Can We Ever Sin in Order to Do Good?

Dear Jew in the City-

Can we ever sin in order to do good? On one hand, I know you can’t do an aveirah to do a mitzvah, but on the other, I heard that Queen Esther committed a sin for the good of the Jewish people. Which one is it?

Thank you,

Dear L.E.-

Let’s take the coyness out of your question so that everyone will understand what it is that we’re talking about. The Talmud (Megillah 15a) is working under the assumption that Esther and Mordechai are married. Until that point, every time Esther was intimate with Ahasuerus, it was considered compulsion and Esther remained permitted to Mordechai. Now (in Esther chapter 4), Mordechai was asking Esther to present herself to the king in order to plead for the Jews. Esther knew what Ahasuerus would expect of her so, by placing herself in the situation voluntarily, it would no longer be considered coercion. She would be considered a willing participant and would become prohibited to Mordechai under the laws of adultery. This is how the Sages understand verse 4:16, “if I’m lost, I’m lost,” i.e., lost to Mordechai as his wife.

Yes, there is a principle that one should surrender his life rather than participate in an incestuous or adulterous act but the gemara in Sanhedrin (74b) clarifies that that refers to when one is an active participant (as a man must necessarily be). A woman has the option to be passive, in which case she need not give up her life rather than submit. Additionally, the Talmud in Sanhedrin differentiates between when non-Jews want to cause Jews to sin specifically for the purpose of making them violate their religion, as opposed to those people like Ahasuerus who are merely interested in satisfying their own desires. One need not sacrifice one’s life if the coercion is simply to satisfy the oppressor’s desires rather than a form of forced conversion.

So I would stop short of saying that Esther “sinned.” I would say that circumstances enabled her to participate in an act that is normally prohibited. That doesn’t mean, however, that there are no consequences.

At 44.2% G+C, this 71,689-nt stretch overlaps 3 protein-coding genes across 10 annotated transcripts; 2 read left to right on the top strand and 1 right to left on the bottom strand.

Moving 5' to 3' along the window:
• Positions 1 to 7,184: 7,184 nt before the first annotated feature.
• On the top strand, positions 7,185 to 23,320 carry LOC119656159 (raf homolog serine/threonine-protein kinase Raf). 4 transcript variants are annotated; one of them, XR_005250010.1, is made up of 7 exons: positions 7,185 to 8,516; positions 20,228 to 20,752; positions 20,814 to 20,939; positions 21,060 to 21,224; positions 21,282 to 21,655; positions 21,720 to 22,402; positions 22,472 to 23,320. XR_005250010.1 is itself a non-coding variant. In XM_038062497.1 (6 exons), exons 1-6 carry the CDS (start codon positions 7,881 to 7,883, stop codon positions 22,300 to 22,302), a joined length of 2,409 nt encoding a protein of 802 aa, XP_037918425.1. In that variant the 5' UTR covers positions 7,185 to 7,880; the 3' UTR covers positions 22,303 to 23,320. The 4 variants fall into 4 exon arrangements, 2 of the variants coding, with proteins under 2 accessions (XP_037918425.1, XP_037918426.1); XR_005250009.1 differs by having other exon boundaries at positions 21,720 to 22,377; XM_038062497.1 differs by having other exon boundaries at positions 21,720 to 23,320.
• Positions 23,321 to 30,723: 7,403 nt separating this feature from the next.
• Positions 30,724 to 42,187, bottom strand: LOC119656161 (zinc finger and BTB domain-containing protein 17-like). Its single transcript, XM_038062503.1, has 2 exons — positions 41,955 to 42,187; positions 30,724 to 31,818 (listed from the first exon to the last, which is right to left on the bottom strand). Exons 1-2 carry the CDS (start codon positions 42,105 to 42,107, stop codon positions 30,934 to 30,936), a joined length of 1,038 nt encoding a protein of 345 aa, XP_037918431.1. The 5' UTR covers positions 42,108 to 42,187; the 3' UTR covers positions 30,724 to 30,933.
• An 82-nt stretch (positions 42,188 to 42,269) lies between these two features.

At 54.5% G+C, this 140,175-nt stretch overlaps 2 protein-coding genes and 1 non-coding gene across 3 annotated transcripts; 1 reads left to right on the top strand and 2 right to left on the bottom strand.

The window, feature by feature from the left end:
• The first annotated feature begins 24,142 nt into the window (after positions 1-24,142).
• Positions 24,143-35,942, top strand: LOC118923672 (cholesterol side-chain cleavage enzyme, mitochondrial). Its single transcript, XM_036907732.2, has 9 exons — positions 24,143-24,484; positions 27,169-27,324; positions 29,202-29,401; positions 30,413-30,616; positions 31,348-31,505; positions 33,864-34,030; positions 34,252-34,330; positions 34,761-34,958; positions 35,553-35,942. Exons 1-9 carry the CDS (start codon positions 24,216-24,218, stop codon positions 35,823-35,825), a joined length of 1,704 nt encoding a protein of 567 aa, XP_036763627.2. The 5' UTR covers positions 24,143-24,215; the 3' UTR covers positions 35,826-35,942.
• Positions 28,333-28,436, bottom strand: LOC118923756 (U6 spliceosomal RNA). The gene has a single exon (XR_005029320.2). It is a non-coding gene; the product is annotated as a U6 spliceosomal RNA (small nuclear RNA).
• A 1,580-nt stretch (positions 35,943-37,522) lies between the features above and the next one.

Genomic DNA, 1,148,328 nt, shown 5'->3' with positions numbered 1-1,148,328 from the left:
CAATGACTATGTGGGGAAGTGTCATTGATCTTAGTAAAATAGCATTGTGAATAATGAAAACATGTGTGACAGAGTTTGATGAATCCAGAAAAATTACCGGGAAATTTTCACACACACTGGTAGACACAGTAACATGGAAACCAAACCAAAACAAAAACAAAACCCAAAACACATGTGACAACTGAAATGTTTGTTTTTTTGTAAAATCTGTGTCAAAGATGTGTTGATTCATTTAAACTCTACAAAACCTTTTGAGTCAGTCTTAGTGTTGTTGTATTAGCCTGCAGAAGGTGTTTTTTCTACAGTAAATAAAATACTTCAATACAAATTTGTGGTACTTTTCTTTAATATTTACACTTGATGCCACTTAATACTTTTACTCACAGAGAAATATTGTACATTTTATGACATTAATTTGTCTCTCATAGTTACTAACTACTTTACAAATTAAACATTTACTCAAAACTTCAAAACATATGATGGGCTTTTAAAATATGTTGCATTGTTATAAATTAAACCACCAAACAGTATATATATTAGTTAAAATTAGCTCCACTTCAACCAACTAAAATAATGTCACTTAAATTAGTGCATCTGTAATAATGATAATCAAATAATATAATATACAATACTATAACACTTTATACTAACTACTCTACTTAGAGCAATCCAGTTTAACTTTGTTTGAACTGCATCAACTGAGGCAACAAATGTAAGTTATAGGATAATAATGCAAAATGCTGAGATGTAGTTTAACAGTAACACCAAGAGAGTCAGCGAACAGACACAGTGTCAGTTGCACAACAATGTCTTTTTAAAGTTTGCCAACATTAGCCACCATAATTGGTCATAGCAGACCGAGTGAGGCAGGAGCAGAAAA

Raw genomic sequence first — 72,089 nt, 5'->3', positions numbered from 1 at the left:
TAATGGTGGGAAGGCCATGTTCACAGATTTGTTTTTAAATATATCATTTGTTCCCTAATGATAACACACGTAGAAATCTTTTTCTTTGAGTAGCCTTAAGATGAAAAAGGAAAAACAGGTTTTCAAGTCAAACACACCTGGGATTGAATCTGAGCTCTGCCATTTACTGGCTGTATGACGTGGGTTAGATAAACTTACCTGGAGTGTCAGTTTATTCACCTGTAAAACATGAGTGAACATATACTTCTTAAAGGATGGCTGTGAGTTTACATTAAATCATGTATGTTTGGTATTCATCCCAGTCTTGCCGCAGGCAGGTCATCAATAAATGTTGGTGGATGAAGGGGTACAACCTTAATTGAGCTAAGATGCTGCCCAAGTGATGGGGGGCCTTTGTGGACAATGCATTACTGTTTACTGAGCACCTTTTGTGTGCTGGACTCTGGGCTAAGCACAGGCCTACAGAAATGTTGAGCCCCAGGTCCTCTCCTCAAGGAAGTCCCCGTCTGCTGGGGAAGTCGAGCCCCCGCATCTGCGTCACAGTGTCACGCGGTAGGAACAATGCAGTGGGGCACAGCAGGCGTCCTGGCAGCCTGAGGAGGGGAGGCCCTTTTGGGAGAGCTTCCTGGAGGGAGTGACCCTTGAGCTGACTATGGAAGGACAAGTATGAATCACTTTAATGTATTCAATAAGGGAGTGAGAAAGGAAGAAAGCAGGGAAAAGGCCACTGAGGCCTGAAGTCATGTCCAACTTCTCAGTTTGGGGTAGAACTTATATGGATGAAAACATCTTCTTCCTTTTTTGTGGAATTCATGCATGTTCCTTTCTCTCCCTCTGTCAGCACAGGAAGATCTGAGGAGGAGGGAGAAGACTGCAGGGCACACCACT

Consider, if you will, the case of a baby boy who isn’t circumcised because of hemophilia. This is a perfectly valid reason not to circumcise based on the concept of v’chai bahem – the ideas that we’re supposed to live because of mitzvos, not die because of them (Leviticus 18:5). Nevertheless, a male who is uncircumcised, even for a perfectly valid reason, cannot participate in the Passover offering (Exodus 12:48) and, if a kohein, cannot perform the Temple service (see Ezekiel 44:7 and Rashi there). That’s not a punishment, it’s a natural consequence.

Consider also the case of King David, who really wanted to build the Temple to God. God responded that David would not be the one to build it because he was a “man of war” who had shed blood (I Chronicles 28:3). This is not a criticism of David’s military record. David was a war hero whose service was not only justified, it was absolutely necessary – he saved the nation several times over! His inability to build the Temple was a consequence but it was not a punishment.

Finally, consider a case that was heard by the Shvus Yaakov (Rav Yaakov Reischer, 1661–1733), which closely parallels Esther’s situation. A group of traveling Jews was set upon by highwaymen, who let them go after a married woman in the group had relations with them. The Shvus Yaakov wrote that coerced relations do not prohibit a woman to her husband if the relations are part of the coercion. Accordingly, if the brigands had made a demand to have relations with this woman, it would be considered coercion and she would remain permitted to her husband. Here, however, since she offered relations as a means to save the group, it’s not considered coercion and she may not remain married to her husband. Her actions may be praiseworthy, and she’s not criticized for them, but there are consequences. (Thanks to Rabbi Dr. Gidon Rothstein for helping me to locate this source.)

The reality is that sometimes circumstances require us to do things that are normally prohibited. If someone needs to go to the hospital on Shabbos, drive them. If you’re lost in the Sahara with nothing but ham sandwiches, eat them. But sometimes our decisions have consequences. David was a warrior, and his necessary military actions meant that he couldn’t build the Temple. A man might choose to remain uncircumcised because of potential medical dangers, but then his religious service options are limited. Similarly, Esther approached Ahasuerus knowing what he might then expect. She considered it necessary and was permitted to do something normally prohibited. But she also knew that there would be consequences for acting voluntarily rather than passively, under coercion. Far from “sinning,” I see Esther as willing to undergo a huge personal sacrifice in order to “take one for the team.”

So, yes, if you steal a lulav and shake it, or embezzle money and donate it to charity, that’s no mitzvah at all. But in extenuating circumstances, specifically in life-saving situations, different rules may apply. There may be consequences to operating outside the normally permitted parameters of halacha but that doesn’t necessarily make actions in extraordinary circumstances “sinful.”

Rabbi Jack Abramowitz
Educational Correspondent
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